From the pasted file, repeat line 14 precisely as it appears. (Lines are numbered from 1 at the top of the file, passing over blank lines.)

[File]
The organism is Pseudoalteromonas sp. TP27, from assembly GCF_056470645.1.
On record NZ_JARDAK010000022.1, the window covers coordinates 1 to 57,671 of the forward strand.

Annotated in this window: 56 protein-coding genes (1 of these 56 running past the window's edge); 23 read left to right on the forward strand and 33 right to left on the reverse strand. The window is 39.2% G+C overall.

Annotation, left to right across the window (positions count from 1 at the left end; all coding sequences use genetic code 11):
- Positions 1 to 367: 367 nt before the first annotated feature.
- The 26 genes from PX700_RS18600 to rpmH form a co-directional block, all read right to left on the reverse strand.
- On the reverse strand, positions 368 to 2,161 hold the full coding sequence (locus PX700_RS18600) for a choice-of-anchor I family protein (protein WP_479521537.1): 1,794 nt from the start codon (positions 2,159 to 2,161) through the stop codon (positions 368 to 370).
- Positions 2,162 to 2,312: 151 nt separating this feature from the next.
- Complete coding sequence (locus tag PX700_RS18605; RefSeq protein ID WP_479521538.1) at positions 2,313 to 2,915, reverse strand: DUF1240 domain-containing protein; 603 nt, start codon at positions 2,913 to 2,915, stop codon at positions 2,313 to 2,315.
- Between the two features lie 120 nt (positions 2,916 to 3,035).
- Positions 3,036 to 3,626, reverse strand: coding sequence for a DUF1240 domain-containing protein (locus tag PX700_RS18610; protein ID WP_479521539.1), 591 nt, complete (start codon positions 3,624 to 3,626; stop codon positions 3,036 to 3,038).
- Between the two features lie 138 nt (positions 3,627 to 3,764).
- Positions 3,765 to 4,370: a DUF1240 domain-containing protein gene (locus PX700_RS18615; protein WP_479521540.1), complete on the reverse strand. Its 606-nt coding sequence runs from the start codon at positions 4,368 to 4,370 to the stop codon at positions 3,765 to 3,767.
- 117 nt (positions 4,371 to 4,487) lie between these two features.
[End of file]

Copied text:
- 117 nt (positions 4,371 to 4,487) lie between these two features.